• The Lahinch Golf Club is in County Clare on the Atlantic coast, an area known for its excellent shore fishing at places like Fanore, Doolin, Liscannor and Lahinch itself. You can go after pollock, bass and mackerel from the beaches.
The lakes, rivers and streams in Clare have salmon, brown trout, and a wide variety of coarse, including pike. There is good trout fishing at Lough Inchiquin, and on the West Clare lakes of Gortglass and Cloomsneachta. Killaloe is another well-known pike spot. Ireland has produced some monstrous pike, some more than 50 pounds, and they can be caught in every body of water; fly-fishing for them has become popular.
Boats can be chartered from a number of places, like Kilrush Marina, Quilty and many places along the Shannon estuary, and deep sea fishing can also be arranged. Galway Bay's gentle waters are good for sea angling.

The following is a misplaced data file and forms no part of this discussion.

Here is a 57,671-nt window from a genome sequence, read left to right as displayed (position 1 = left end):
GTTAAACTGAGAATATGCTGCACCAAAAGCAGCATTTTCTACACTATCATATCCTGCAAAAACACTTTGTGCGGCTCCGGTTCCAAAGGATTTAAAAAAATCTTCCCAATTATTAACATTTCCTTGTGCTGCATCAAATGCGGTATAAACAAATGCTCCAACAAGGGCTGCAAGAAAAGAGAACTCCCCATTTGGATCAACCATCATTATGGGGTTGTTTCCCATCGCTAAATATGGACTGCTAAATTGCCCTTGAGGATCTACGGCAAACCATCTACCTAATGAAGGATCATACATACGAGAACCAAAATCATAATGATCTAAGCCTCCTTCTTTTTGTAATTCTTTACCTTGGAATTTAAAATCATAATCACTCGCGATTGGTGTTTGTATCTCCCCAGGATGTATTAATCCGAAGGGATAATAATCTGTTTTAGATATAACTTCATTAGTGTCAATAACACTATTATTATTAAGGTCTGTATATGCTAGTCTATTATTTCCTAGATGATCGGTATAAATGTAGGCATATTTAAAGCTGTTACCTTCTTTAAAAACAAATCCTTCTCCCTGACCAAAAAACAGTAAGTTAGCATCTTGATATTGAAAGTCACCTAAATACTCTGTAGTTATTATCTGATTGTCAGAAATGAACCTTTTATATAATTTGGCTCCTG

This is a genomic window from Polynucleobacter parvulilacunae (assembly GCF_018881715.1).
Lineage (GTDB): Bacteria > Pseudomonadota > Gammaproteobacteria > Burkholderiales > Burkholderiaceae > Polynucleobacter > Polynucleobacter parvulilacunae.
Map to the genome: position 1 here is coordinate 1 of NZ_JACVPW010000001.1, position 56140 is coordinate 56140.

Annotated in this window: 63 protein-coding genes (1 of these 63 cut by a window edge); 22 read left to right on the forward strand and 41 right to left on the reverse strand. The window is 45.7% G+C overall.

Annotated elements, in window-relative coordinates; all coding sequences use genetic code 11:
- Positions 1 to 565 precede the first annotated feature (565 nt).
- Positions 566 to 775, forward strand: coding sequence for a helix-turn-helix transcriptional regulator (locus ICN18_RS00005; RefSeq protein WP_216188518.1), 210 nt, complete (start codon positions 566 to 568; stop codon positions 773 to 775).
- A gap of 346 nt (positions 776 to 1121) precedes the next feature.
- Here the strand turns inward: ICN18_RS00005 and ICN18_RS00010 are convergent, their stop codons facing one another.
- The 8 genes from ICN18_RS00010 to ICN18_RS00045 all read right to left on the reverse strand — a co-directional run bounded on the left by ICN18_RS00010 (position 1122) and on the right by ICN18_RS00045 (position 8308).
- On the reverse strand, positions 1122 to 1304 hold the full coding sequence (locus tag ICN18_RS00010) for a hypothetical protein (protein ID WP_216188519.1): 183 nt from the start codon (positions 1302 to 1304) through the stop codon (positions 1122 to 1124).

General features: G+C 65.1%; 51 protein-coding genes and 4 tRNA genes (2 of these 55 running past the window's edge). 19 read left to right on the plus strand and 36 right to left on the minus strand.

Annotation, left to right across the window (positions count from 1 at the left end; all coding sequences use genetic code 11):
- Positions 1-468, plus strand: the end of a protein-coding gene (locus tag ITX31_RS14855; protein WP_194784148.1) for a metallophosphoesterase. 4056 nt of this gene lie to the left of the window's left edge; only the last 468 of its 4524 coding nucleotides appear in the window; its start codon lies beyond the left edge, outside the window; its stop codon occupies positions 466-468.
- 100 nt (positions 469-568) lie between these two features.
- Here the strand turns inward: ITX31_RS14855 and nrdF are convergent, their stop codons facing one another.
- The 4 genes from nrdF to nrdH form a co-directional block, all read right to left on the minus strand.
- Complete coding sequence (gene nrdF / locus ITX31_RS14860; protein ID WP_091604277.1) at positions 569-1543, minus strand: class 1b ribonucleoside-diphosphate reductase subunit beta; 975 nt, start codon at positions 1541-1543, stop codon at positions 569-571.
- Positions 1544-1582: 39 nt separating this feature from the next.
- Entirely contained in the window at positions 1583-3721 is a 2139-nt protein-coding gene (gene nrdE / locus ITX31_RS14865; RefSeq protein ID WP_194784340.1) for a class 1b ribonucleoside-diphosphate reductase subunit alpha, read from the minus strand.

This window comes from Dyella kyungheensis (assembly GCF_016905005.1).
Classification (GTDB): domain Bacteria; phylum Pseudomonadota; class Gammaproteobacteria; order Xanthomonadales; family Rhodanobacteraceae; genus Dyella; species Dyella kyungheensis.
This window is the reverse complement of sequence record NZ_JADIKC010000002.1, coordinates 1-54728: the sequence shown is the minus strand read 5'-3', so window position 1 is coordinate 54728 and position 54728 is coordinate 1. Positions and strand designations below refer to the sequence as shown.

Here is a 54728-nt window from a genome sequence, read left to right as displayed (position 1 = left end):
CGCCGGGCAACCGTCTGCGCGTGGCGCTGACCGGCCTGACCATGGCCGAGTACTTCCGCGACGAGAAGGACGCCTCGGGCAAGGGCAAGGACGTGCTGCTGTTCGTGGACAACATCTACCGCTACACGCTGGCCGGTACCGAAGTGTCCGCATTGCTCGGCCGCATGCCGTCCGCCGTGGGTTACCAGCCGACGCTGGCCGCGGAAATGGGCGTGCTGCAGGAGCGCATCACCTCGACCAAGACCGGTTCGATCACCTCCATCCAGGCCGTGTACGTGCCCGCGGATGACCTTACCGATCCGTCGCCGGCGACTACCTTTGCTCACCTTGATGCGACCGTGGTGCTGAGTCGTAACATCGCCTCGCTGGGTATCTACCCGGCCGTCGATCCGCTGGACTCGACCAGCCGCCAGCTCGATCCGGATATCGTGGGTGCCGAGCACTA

Other County Kildare courses include: the Carton House, Athy, Kilcock, Naas, Knockanally and Kilkea Castle.
• The Royal Dublin Golf Club and Portmarnock Golf Club, only eight miles from Dublin, offer good, nearby fishing. In Dublin itself, you have quite a few options for freshwater fishing in rivers and reservoirs for perch, pike, salmon and eel as well as both sea and brown trout.
The River Dodder runs through the city and harbors brown trout and sea trout, especially from July to September. It's good from the estuary to the bus garage at Donnybrook.
Other nearby courses include: Dublin City, St. Anne's, Dun Laoghaire, Forest Little and Malahide.